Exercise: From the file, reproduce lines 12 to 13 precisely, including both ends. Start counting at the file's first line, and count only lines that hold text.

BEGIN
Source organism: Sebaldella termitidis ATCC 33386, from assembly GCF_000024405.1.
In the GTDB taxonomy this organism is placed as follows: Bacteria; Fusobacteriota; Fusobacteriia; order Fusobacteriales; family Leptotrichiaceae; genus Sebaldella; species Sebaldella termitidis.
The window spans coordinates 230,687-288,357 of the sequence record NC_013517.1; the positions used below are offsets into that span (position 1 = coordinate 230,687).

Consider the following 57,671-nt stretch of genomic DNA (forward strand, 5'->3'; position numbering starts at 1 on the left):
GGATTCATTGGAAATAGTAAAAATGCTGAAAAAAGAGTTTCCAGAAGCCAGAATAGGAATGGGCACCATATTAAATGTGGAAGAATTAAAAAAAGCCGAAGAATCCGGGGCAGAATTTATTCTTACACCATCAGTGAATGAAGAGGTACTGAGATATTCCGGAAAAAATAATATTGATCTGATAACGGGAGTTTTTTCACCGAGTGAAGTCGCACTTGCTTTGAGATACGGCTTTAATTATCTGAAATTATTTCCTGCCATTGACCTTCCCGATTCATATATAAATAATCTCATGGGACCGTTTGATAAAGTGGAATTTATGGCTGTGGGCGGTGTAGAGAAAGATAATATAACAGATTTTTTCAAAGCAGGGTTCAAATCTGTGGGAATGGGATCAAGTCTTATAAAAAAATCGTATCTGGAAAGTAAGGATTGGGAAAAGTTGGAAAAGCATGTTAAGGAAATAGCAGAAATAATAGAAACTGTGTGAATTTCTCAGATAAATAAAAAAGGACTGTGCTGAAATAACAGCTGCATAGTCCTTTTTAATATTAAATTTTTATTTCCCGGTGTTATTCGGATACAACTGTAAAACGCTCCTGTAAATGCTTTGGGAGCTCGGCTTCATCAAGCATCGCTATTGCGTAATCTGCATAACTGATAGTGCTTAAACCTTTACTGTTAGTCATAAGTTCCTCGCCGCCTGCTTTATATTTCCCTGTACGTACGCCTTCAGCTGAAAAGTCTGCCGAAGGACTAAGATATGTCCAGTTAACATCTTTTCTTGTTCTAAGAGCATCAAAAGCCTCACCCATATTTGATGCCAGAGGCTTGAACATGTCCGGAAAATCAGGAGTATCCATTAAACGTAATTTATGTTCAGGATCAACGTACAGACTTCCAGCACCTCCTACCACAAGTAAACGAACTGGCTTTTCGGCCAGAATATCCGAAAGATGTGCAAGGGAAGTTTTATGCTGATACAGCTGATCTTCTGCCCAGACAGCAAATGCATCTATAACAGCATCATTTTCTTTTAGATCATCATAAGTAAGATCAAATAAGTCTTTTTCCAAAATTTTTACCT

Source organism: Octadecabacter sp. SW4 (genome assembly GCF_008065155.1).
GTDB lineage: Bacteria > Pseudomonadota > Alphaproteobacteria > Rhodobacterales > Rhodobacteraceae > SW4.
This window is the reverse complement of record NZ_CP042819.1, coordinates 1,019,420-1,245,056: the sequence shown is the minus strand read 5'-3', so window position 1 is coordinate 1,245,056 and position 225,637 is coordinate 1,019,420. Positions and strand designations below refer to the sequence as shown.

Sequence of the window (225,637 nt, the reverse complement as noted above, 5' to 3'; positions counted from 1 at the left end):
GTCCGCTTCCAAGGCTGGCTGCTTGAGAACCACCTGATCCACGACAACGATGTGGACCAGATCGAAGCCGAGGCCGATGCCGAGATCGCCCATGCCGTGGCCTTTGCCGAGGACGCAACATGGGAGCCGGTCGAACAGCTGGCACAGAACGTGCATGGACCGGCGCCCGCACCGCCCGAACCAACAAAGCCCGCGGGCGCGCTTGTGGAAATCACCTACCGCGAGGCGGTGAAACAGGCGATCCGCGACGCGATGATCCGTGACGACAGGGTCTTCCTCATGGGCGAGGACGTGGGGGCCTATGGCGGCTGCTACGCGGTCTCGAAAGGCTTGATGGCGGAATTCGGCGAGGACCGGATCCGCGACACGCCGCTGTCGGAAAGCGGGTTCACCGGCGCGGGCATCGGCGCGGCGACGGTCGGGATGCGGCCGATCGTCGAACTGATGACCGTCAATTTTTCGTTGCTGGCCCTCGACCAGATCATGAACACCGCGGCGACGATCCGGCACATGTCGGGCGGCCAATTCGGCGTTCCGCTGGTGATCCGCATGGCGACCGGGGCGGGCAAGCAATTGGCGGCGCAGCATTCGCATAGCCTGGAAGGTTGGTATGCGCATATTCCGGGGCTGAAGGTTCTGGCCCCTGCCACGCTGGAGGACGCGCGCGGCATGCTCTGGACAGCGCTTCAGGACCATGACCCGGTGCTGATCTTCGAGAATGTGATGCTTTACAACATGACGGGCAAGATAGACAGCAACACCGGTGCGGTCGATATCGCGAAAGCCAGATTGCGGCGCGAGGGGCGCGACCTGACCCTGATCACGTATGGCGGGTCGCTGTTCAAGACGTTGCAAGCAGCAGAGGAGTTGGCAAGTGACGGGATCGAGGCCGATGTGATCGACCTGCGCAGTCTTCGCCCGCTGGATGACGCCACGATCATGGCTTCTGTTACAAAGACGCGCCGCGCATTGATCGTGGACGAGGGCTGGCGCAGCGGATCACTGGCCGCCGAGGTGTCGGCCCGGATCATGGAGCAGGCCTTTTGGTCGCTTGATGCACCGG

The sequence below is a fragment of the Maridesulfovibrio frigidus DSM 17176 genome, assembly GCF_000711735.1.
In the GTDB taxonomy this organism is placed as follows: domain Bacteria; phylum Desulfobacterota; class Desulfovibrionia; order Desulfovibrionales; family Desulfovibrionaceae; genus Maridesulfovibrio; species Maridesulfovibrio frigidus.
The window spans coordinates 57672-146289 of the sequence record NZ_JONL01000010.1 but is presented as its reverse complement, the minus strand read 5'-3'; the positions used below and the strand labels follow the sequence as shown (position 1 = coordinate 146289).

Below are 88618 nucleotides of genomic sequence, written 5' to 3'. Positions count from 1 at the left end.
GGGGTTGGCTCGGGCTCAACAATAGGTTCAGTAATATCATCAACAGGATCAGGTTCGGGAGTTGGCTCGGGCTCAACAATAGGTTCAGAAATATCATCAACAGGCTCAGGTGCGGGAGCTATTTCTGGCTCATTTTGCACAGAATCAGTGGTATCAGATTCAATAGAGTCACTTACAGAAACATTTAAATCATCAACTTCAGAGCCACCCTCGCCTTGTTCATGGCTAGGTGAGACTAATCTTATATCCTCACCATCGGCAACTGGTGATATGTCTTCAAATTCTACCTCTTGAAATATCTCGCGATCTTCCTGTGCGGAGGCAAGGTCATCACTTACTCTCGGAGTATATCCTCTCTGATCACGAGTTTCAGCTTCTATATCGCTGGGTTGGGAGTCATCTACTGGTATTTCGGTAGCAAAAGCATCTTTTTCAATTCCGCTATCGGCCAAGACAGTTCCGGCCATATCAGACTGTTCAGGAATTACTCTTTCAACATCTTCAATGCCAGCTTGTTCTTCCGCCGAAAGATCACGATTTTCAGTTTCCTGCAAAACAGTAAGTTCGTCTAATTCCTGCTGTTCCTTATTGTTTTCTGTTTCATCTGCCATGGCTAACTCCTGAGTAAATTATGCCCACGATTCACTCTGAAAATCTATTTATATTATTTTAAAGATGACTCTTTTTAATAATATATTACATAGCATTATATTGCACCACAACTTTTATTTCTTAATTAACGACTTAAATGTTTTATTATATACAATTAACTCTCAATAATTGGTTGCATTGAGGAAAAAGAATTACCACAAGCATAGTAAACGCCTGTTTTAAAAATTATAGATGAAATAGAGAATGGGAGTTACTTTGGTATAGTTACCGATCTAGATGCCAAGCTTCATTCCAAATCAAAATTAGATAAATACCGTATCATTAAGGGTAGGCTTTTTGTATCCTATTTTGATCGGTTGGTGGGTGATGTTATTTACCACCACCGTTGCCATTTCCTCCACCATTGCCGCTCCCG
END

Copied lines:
In the GTDB taxonomy this organism is placed as follows: domain Bacteria; phylum Desulfobacterota; class Desulfovibrionia; order Desulfovibrionales; family Desulfovibrionaceae; genus Maridesulfovibrio; species Maridesulfovibrio frigidus.
The window spans coordinates 57672-146289 of the sequence record NZ_JONL01000010.1 but is presented as its reverse complement, the minus strand read 5'-3'; the positions used below and the strand labels follow the sequence as shown (position 1 = coordinate 146289).